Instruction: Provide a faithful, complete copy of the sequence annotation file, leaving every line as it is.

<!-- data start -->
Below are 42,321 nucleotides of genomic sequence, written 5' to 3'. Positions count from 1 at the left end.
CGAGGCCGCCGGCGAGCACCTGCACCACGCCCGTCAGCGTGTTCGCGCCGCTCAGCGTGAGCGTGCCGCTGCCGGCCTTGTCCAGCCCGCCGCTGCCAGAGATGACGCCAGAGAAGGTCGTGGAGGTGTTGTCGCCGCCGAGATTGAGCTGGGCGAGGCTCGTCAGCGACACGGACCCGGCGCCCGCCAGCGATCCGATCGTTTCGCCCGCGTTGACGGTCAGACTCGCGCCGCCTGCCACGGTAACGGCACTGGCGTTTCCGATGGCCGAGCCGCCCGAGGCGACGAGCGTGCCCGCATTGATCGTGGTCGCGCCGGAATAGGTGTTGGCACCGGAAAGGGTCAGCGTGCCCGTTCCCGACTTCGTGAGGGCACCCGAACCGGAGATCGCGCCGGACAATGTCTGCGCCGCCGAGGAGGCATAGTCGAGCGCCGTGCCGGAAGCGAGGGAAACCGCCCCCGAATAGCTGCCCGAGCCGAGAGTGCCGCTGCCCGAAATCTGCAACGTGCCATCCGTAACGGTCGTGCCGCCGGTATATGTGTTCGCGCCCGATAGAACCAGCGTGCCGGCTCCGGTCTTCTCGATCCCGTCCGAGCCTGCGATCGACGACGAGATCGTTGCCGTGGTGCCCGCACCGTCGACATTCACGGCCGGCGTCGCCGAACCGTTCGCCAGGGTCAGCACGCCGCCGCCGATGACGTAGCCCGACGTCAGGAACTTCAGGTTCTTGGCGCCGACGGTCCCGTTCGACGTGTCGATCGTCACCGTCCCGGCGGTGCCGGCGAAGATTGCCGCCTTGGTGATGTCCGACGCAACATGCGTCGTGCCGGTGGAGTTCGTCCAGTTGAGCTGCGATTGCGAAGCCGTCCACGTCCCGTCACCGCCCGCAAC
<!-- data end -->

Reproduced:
Below are 42,321 nucleotides of genomic sequence, written 5' to 3'. Positions count from 1 at the left end.
CGAGGCCGCCGGCGAGCACCTGCACCACGCCCGTCAGCGTGTTCGCGCCGCTCAGCGTGAGCGTGCCGCTGCCGGCCTTGTCCAGCCCGCCGCTGCCAGAGATGACGCCAGAGAAGGTCGTGGAGGTGTTGTCGCCGCCGAGATTGAGCTGGGCGAGGCTCGTCAGCGACACGGACCCGGCGCCCGCCAGCGATCCGATCGTTTCGCCCGCGTTGACGGTCAGACTCGCGCCGCCTGCCACGGTAACGGCACTGGCGTTTCCGATGGCCGAGCCGCCCGAGGCGACGAGCGTGCCCGCATTGATCGTGGTCGCGCCGGAATAGGTGTTGGCACCGGAAAGGGTCAGCGTGCCCGTTCCCGACTTCGTGAGGGCACCCGAACCGGAGATCGCGCCGGACAATGTCTGCGCCGCCGAGGAGGCATAGTCGAGCGCCGTGCCGGAAGCGAGGGAAACCGCCCCCGAATAGCTGCCCGAGCCGAGAGTGCCGCTGCCCGAAATCTGCAACGTGCCATCCGTAACGGTCGTGCCGCCGGTATATGTGTTCGCGCCCGATAGAACCAGCGTGCCGGCTCCGGTCTTCTCGATCCCGTCCGAGCCTGCGATCGACGACGAGATCGTTGCCGTGGTGCCCGCACCGTCGACATTCACGGCCGGCGTCGCCGAACCGTTCGCCAGGGTCAGCACGCCGCCGCCGATGACGTAGCCCGACGTCAGGAACTTCAGGTTCTTGGCGCCGACGGTCCCGTTCGACGTGTCGATCGTCACCGTCCCGGCGGTGCCGGCGAAGATTGCCGCCTTGGTGATGTCCGACGCAACATGCGTCGTGCCGGTGGAGTTCGTCCAGTTGAGCTGCGATTGCGAAGCCGTCCACGTCCCGTCACCGCCCGCAAC